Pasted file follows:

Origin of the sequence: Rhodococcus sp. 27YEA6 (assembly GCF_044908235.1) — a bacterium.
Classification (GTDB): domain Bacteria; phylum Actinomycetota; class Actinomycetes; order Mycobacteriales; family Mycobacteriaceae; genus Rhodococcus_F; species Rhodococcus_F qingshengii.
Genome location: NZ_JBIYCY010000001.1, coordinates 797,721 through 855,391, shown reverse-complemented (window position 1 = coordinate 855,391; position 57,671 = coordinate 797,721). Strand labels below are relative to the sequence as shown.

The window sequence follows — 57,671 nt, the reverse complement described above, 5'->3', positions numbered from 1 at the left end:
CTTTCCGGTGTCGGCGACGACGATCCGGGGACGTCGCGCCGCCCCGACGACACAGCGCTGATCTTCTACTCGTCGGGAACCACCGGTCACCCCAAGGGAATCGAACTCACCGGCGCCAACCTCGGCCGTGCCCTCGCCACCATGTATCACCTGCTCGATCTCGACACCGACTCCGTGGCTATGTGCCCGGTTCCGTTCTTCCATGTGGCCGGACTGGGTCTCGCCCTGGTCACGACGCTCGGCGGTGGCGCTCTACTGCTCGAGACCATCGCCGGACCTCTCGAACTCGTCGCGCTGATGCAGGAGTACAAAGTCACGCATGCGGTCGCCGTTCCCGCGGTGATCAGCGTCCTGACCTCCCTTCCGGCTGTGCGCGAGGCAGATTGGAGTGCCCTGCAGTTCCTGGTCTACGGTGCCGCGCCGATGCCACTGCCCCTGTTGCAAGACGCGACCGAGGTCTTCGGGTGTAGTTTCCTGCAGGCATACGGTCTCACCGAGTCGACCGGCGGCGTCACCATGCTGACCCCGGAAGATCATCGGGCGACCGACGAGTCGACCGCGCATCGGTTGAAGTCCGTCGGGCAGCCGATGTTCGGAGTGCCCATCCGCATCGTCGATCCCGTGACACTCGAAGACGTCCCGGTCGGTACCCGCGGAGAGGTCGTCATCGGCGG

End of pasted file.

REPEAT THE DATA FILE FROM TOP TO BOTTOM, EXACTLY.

Origin of the sequence: Rhodococcus sp. 27YEA6 (assembly GCF_044908235.1) — a bacterium.
Classification (GTDB): domain Bacteria; phylum Actinomycetota; class Actinomycetes; order Mycobacteriales; family Mycobacteriaceae; genus Rhodococcus_F; species Rhodococcus_F qingshengii.
Genome location: NZ_JBIYCY010000001.1, coordinates 797,721 through 855,391, shown reverse-complemented (window position 1 = coordinate 855,391; position 57,671 = coordinate 797,721). Strand labels below are relative to the sequence as shown.

The window sequence follows — 57,671 nt, the reverse complement described above, 5'->3', positions numbered from 1 at the left end:
CTTTCCGGTGTCGGCGACGACGATCCGGGGACGTCGCGCCGCCCCGACGACACAGCGCTGATCTTCTACTCGTCGGGAACCACCGGTCACCCCAAGGGAATCGAACTCACCGGCGCCAACCTCGGCCGTGCCCTCGCCACCATGTATCACCTGCTCGATCTCGACACCGACTCCGTGGCTATGTGCCCGGTTCCGTTCTTCCATGTGGCCGGACTGGGTCTCGCCCTGGTCACGACGCTCGGCGGTGGCGCTCTACTGCTCGAGACCATCGCCGGACCTCTCGAACTCGTCGCGCTGATGCAGGAGTACAAAGTCACGCATGCGGTCGCCGTTCCCGCGGTGATCAGCGTCCTGACCTCCCTTCCGGCTGTGCGCGAGGCAGATTGGAGTGCCCTGCAGTTCCTGGTCTACGGTGCCGCGCCGATGCCACTGCCCCTGTTGCAAGACGCGACCGAGGTCTTCGGGTGTAGTTTCCTGCAGGCATACGGTCTCACCGAGTCGACCGGCGGCGTCACCATGCTGACCCCGGAAGATCATCGGGCGACCGACGAGTCGACCGCGCATCGGTTGAAGTCCGTCGGGCAGCCGATGTTCGGAGTGCCCATCCGCATCGTCGATCCCGTGACACTCGAAGACGTCCCGGTCGGTACCCGCGGAGAGGTCGTCATCGGCGG